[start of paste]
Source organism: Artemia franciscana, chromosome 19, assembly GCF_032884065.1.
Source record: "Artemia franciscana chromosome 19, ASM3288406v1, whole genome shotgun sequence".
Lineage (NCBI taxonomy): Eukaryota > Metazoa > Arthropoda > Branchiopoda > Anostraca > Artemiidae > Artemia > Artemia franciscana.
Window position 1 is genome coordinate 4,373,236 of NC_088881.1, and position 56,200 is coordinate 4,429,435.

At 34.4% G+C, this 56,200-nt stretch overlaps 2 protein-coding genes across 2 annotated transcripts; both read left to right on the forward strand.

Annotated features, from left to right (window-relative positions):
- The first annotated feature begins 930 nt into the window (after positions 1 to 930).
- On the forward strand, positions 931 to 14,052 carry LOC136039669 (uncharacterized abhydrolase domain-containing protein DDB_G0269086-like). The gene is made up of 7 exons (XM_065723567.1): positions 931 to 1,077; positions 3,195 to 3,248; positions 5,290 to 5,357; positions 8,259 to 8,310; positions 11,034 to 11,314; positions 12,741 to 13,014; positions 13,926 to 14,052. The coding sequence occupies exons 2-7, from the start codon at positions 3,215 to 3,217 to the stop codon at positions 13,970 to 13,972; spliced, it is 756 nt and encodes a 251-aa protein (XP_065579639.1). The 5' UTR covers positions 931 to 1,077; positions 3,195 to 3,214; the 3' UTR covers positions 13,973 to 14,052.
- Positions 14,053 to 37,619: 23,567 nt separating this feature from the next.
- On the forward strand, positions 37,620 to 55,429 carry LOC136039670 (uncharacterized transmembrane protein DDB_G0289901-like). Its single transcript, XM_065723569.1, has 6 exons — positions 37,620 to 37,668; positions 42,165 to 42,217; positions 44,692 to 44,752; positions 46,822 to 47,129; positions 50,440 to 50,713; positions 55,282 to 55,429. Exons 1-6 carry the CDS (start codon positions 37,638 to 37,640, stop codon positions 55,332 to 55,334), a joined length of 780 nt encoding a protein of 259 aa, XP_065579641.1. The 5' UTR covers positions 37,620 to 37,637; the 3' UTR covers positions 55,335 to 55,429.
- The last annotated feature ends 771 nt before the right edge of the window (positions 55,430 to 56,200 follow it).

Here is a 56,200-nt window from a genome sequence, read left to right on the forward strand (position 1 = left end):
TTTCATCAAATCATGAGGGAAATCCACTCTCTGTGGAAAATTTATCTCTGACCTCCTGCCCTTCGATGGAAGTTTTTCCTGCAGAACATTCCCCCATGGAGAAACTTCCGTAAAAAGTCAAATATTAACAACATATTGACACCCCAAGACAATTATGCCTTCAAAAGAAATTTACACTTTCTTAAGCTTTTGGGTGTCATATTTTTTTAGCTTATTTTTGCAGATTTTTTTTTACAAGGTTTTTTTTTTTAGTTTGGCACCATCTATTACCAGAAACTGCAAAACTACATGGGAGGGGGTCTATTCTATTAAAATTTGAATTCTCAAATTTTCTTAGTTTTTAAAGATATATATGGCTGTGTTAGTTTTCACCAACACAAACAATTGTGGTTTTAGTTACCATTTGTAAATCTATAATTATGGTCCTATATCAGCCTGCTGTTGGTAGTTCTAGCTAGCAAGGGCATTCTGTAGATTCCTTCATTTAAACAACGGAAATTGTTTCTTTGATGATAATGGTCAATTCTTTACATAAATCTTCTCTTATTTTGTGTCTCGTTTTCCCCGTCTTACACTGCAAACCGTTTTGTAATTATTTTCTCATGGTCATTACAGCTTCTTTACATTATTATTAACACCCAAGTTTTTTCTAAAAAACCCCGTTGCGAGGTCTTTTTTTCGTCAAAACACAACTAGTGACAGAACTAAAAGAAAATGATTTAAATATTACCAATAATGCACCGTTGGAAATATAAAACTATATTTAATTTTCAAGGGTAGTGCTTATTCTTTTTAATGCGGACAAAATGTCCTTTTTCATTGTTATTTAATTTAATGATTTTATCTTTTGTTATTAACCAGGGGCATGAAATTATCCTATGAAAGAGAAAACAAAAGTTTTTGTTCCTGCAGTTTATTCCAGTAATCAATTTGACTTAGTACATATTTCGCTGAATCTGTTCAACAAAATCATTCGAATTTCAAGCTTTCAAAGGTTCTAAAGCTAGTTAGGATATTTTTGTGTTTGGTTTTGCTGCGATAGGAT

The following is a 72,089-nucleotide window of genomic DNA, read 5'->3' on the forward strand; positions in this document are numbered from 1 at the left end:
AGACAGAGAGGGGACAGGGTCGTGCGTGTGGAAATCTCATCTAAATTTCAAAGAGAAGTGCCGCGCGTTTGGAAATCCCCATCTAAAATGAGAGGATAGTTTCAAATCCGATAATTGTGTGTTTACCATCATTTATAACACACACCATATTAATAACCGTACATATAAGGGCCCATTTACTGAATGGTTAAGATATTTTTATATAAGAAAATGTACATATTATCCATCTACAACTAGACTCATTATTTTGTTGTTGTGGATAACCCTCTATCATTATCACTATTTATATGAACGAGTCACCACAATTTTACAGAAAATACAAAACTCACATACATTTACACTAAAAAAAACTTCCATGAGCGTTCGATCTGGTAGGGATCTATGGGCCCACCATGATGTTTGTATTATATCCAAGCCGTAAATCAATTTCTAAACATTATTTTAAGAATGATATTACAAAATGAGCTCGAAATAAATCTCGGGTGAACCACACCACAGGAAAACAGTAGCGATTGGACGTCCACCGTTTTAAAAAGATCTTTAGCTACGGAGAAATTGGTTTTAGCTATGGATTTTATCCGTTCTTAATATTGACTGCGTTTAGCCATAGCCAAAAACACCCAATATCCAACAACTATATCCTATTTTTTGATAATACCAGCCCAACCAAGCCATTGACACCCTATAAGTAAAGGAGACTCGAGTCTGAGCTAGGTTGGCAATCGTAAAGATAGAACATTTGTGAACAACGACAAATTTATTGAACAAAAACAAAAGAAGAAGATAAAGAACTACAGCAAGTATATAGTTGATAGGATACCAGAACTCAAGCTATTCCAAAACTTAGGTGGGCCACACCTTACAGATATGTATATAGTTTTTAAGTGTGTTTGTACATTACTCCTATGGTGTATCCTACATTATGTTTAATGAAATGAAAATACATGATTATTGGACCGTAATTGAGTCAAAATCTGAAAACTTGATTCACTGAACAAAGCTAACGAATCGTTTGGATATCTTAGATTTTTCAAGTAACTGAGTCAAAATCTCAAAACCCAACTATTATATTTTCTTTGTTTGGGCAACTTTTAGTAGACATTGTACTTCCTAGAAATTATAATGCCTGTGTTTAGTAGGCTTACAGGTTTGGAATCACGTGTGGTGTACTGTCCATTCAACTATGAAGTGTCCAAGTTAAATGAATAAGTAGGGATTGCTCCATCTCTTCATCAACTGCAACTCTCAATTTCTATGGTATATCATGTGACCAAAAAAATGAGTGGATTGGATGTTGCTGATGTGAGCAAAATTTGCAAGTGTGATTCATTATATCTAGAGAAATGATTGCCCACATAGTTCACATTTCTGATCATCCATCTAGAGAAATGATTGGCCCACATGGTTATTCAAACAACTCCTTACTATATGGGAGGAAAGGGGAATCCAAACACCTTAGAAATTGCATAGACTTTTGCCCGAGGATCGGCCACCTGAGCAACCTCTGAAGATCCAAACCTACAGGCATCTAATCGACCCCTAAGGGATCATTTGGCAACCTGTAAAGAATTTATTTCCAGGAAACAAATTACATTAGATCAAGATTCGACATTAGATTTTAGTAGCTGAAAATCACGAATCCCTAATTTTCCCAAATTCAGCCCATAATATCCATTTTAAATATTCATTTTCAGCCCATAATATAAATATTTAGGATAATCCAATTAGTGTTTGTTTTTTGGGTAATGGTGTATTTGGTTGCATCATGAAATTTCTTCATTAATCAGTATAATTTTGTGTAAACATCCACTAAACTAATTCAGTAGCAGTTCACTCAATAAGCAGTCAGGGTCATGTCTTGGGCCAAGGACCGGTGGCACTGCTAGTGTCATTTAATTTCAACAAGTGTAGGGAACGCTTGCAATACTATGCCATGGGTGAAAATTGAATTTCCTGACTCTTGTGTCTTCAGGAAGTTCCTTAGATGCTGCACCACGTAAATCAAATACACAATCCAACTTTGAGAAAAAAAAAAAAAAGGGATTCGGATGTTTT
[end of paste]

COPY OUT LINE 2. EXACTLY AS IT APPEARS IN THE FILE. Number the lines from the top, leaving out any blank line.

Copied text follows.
Source record: "Artemia franciscana chromosome 19, ASM3288406v1, whole genome shotgun sequence".